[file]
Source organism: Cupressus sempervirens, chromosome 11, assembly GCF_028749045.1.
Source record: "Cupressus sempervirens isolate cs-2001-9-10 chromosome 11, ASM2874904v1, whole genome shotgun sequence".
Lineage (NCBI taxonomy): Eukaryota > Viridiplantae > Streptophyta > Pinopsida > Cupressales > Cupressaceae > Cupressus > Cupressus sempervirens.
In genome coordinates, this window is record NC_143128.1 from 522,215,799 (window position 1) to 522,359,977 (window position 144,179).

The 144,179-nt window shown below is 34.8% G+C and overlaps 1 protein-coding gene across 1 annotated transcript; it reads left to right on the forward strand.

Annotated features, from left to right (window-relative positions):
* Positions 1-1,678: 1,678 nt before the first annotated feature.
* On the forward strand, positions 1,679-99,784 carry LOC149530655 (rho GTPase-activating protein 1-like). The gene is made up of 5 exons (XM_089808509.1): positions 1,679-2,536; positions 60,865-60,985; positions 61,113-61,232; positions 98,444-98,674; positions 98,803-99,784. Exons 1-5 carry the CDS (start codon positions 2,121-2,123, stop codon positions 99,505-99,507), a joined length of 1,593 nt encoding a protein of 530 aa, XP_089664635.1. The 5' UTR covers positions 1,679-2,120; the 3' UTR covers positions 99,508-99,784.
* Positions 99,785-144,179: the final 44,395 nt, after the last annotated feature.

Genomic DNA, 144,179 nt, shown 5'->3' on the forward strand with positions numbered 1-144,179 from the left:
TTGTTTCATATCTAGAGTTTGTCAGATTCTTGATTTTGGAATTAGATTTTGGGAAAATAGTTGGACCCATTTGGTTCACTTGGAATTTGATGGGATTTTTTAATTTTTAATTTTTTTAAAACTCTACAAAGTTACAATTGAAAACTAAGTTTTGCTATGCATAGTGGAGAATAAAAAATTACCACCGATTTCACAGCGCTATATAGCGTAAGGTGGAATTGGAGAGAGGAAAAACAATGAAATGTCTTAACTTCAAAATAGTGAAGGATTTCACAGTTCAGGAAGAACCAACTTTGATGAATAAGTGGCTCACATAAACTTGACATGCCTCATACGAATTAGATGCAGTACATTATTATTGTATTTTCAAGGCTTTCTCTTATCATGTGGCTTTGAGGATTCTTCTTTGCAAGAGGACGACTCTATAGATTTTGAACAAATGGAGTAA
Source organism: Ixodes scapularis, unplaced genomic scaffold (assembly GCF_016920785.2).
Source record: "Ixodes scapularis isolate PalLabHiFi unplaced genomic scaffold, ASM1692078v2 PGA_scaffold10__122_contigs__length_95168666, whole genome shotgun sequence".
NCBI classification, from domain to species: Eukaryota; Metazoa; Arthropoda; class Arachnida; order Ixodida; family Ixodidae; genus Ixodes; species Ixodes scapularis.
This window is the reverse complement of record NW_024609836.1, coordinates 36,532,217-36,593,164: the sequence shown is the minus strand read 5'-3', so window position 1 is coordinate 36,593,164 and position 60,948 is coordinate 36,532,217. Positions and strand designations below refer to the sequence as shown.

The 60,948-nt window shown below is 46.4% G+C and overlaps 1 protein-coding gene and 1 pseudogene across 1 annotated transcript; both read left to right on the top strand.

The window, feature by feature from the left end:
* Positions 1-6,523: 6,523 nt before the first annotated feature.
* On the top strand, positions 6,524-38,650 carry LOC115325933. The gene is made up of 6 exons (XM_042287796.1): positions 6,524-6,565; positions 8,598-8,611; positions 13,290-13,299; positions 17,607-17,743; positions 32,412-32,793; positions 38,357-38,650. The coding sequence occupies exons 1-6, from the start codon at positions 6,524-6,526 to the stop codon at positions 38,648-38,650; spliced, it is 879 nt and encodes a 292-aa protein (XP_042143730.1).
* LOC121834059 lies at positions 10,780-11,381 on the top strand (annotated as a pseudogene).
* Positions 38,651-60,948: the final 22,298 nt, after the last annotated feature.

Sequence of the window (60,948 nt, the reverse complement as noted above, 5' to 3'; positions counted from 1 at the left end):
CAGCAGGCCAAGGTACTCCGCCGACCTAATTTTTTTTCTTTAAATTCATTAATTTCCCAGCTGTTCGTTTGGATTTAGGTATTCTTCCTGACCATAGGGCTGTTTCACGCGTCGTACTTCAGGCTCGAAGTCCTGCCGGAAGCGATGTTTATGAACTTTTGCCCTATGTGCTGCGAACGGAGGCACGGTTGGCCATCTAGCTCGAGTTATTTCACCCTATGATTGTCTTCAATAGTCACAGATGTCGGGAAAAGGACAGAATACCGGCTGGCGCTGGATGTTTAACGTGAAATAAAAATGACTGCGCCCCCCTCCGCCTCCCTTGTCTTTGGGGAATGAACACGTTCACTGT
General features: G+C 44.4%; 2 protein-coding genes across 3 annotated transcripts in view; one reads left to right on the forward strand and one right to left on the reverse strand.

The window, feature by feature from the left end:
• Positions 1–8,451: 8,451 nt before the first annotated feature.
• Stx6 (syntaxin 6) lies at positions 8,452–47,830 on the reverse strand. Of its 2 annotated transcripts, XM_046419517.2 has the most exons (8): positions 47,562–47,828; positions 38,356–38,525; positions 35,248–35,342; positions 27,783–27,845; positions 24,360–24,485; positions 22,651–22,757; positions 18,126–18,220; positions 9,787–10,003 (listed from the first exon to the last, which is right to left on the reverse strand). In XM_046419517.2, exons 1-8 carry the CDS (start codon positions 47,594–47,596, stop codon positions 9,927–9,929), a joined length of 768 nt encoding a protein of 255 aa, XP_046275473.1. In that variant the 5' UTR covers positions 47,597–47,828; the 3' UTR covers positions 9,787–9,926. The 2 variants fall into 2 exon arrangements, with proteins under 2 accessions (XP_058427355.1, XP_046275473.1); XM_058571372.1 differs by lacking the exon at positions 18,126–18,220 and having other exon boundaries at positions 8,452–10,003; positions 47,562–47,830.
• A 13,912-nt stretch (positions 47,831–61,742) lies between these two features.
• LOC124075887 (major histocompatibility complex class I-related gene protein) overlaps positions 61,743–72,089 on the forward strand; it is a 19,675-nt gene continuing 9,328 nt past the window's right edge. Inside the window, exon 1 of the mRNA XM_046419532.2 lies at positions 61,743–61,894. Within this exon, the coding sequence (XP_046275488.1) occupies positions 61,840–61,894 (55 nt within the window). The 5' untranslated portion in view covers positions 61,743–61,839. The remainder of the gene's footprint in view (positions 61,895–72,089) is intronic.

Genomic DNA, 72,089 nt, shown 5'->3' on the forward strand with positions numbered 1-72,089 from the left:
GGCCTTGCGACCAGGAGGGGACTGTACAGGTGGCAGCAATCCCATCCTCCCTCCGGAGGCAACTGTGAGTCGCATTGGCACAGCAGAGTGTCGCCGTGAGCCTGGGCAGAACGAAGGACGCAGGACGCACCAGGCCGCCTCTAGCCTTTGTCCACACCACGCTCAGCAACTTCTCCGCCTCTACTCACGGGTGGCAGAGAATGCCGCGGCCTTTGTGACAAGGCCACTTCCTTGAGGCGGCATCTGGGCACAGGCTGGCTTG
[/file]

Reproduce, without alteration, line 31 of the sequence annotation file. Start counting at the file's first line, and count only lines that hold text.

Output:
GGCCTTGCGACCAGGAGGGGACTGTACAGGTGGCAGCAATCCCATCCTCCCTCCGGAGGCAACTGTGAGTCGCATTGGCACAGCAGAGTGTCGCCGTGAGCCTGGGCAGAACGAAGGACGCAGGACGCACCAGGCCGCCTCTAGCCTTTGTCCACACCACGCTCAGCAACTTCTCCGCCTCTACTCACGGGTGGCAGAGAATGCCGCGGCCTTTGTGACAAGGCCACTTCCTTGAGGCGGCATCTGGGCACAGGCTGGCTTG